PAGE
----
4.  They WILL be moody - let them.  They have never been this age before - you have.  Remember what it felt like to be stuck in this new, adult body with emotions, feelings and thoughts you've never had before.  It's weird, scary, confusing.  They need time alone to make sense of all the massive change that is happening in and around them.  Give them time alone to process all of this.  The older more mature person needs to always be more understanding and patient of the less mature.  This is what love does.  It doesn't take their moodiness personally.  It doesn't get offended when they want to be alone.

5.  Your opinion still matters. They want your affirmation.  They want to know they're on the 'right' path.  BUT they don't want to be told how to get there, they want to figure it out for themselves.  The most loving thing to do is to let them.  Encourage them along the way.  Build them up.  Let them know they are on the right track.  They miss valuable lessons by you just telling them what to do at this age. Problem solving is a very important skill to learn.  When they ask your opinion, give it honestly and in some cases delicately for issues of the heart (such as boyfriends and girlfriends).
6.  If you want them to spend time doing what you like, you have to FIRST take an interest in what's important to them.  This is a big deal.  Most parents and teens have vastly different interests and chances are, you are really not into what they are.  For example, my boys are super into Minecraft.  I could really care less about it.  But I need to show an interest in what they like because it's a part of them.  It shows I value them, all sides of them.  They love to show me the worlds they build, they love to talk to me about techniques they used.  I try to ask pertinent quetions.  We've even set up challenges where they build something, make a rubric and then Chuck and I 'grade' each person's design based on the rubric they came up with.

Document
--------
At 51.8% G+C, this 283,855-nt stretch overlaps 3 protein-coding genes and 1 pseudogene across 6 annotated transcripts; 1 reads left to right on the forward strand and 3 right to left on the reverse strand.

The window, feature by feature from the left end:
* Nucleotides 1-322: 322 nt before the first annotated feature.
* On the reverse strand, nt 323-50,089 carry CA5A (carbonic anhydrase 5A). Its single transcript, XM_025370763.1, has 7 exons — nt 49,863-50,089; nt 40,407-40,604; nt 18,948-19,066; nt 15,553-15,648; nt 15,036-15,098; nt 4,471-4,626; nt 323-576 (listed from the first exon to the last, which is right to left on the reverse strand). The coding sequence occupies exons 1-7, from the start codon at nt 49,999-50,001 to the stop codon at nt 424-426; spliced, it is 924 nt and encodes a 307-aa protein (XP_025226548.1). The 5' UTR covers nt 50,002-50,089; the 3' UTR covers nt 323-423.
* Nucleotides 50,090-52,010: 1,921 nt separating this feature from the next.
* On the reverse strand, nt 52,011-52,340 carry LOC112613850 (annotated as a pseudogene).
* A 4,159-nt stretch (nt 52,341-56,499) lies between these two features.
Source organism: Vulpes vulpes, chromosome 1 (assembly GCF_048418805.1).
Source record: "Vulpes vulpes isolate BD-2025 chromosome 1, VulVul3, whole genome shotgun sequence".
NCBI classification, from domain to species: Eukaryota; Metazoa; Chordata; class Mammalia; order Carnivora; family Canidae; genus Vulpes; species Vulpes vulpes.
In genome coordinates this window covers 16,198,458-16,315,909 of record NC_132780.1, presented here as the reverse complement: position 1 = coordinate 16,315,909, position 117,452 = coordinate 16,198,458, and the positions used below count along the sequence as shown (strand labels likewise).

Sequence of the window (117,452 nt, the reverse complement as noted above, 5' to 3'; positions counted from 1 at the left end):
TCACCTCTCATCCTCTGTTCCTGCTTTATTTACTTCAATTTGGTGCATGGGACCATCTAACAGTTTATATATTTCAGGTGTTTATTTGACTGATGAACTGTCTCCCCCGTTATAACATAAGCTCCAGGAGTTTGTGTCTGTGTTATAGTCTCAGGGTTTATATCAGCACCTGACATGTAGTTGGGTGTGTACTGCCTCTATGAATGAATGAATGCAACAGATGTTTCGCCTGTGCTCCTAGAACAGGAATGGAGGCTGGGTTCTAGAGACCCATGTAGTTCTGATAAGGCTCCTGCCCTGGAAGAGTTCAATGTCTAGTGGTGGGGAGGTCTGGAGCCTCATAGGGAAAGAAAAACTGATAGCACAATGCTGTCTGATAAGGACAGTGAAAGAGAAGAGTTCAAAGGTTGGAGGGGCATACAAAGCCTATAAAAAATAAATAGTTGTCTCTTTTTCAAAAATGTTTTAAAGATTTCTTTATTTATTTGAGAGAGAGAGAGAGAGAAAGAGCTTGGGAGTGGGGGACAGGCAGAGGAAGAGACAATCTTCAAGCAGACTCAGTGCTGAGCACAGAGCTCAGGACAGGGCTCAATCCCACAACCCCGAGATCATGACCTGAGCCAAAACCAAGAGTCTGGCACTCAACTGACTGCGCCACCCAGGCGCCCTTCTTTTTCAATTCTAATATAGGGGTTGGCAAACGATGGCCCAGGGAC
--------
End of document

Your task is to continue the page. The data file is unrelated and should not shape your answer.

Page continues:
7. They want you to LISTEN to them.   Really listen.  Stop what you're doing and listen.  Put down the phone, turn off the tv, focus all your attention on them.  Sometimes they don't know how to explain how they feel so their actions show their feelings instead.  Sometimes they want to talk for hours - at 11pm when you want to sleep.  Sometimes we don't want to hear the brutal honesty of what they want to share.  Take the time to listen and not talk.  The action of listening seems to be a lost art.  We love to tell others what we think.  We love to jump into a conversation and try to relate.  We love to make sure our point of view is understood.  But listening involves being silent, giving space and being there. Sometimes your teen may just want to you there so they can vent.  Other times they may talk just to get their thoughts out in the open making them not seem so scary or confusing.  And then there are times when they talk and really, truly, honestly want to hear what you have to say - but they have to initiate. Don't offer advice, help, opinions unless prompted to do so.